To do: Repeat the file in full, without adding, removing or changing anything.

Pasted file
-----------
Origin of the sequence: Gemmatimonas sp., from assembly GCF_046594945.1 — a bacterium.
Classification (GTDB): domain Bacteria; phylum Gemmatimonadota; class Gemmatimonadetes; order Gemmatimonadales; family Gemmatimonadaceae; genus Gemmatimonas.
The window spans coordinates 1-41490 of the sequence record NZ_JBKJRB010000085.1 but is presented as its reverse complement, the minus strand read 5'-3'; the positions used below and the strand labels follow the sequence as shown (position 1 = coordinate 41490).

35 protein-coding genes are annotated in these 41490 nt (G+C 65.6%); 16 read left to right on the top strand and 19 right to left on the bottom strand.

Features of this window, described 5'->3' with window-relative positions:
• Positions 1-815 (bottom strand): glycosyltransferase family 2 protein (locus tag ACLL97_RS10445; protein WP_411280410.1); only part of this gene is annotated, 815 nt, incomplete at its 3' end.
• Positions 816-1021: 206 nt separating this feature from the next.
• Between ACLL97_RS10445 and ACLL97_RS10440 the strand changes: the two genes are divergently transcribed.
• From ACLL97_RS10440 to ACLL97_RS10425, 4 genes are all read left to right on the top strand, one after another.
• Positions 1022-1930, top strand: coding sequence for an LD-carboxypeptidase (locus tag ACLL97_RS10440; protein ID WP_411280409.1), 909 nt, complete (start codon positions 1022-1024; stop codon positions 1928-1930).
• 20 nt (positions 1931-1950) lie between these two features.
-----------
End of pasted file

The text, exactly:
Origin of the sequence: Gemmatimonas sp., from assembly GCF_046594945.1 — a bacterium.
Classification (GTDB): domain Bacteria; phylum Gemmatimonadota; class Gemmatimonadetes; order Gemmatimonadales; family Gemmatimonadaceae; genus Gemmatimonas.
The window spans coordinates 1-41490 of the sequence record NZ_JBKJRB010000085.1 but is presented as its reverse complement, the minus strand read 5'-3'; the positions used below and the strand labels follow the sequence as shown (position 1 = coordinate 41490).

35 protein-coding genes are annotated in these 41490 nt (G+C 65.6%); 16 read left to right on the top strand and 19 right to left on the bottom strand.

Features of this window, described 5'->3' with window-relative positions:
• Positions 1-815 (bottom strand): glycosyltransferase family 2 protein (locus tag ACLL97_RS10445; protein WP_411280410.1); only part of this gene is annotated, 815 nt, incomplete at its 3' end.
• Positions 816-1021: 206 nt separating this feature from the next.
• Between ACLL97_RS10445 and ACLL97_RS10440 the strand changes: the two genes are divergently transcribed.
• From ACLL97_RS10440 to ACLL97_RS10425, 4 genes are all read left to right on the top strand, one after another.
• Positions 1022-1930, top strand: coding sequence for an LD-carboxypeptidase (locus tag ACLL97_RS10440; protein ID WP_411280409.1), 909 nt, complete (start codon positions 1022-1024; stop codon positions 1928-1930).
• 20 nt (positions 1931-1950) lie between these two features.